A definite slowdown has occurred in advertising and direct marketing in the United Kingdom and Europe, though not as extreme as in the United States. Or should I say, “Not yet”?
It's all a bit nervy. Nobody wants to mention the “R” word, but there is discernible client caution about the economy. Many appear to be holding back budget so they can react to changes in the economy, and we may be entering a period of last-minute activity. As usual, advertising has been hit more than direct marketing, but quite a few major DM agencies have laid off staff.
Given this, should U.S. marketers avoid the United Kingdom and Europe? Well, though it's often said that advertising and marketing are a barometer of what's likely to happen in the economy per se, the signs are not yet depressing.
The UK's Institute of Practitioners in Advertising, the trade body representing agencies, published research based on feedback from nearly 300 UK companies. It showed that total marketing budgets for 2001 have been revised downward. But both direct marketing and Internet marketing budgets have been revised upward, underlining that the less-accountable forms of marketing communications will be hardest hit.
As for the economy, with the rest of the world in a slowdown, it is unreasonable to expect the UK and Europe to escape. Germany, the largest economy in the 12 nation Euro-Zone, has seen business confidence sink to a five-year low, and the manufacturing sector in the zone as a whole is suffering, with output falling monthly.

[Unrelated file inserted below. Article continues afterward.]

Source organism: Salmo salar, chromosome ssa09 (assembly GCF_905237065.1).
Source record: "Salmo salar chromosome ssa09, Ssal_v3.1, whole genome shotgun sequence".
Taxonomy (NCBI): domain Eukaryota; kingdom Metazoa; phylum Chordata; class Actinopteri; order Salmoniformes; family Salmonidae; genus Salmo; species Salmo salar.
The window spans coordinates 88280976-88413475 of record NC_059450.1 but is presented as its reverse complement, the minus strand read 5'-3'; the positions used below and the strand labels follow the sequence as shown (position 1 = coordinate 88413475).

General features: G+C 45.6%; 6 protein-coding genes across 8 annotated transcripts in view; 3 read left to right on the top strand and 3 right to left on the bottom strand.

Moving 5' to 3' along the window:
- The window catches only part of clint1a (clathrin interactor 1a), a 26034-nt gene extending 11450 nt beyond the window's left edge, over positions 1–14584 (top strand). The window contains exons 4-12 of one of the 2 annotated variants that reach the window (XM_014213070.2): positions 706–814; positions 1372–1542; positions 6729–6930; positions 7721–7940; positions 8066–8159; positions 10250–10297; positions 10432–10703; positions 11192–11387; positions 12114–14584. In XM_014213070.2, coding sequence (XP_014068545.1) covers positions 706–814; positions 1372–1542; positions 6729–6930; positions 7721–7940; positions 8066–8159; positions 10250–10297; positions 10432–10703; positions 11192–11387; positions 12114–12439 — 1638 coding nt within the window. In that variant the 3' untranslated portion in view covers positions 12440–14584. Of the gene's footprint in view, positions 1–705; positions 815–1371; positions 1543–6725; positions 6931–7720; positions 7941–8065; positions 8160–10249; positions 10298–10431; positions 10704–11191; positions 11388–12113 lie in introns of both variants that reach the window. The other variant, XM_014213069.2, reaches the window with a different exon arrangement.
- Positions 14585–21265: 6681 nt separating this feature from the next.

In the UK, signs remain reasonably positive. There is difficulty in manufacturing and services, but the public services — health, education, local and national government — have added payroll and kept unemployment rates down. Government spending in the fall is forecast to rise, so these trends should continue.
Relatively low unemployment boosts consumer confidence. Indeed, consumers are continuing to spend, and house prices continue to increase — a sure economic barometer. Spending on credit remains high and mortgage lending strong.
But slow world growth inevitably will have an effect. Most observers expect slowing growth in the fall and perhaps a poor first half of 2002.
Translating this into direct marketing, our company, as one of the largest players in the market, probably serves as an accurate indicator. We still forecast growth for 2001, but times look tougher after a strong first quarter.
What does all this mean? You can bet that more than ever, the emphasis will be on maximizing return on investment. Just as importantly, however, clients will look to their direct marketing partners to add extra value. We know from our research that clients are demanding their agencies be smarter, quicker and more insightful.
And they are demanding a thorough understanding of two key skill sets — digital communications and customer relationship management. And you can be sure that the tougher the economy, the more clients will demand that we deliver against these requirements. It is a challenge, but one not to be shirked.
As always, a downturn will have interesting side effects. Some clients who are less than committed to direct marketing will turn more to its lures. Already we see TV airtime costs falling about 15 percent, which may create opportunities for those of us strongly involved in direct response television.
Nothing concentrates the mind more than a downturn. Those who remember the last serious recession will be better placed to deal with a slowdown.
Those who weren't subjected to recession trauma last time will learn from this experience. As always, those who adapt best will survive and prosper.
If the early '90s are anything to go by, one legacy of the downturn will be an increased, long-term focus on accountable forms of communication. Though we may suffer some short-term pain, the importance of direct marketing is sure to be underlined long-term.
Until then, as we British say, let's keep a stiff upper lip.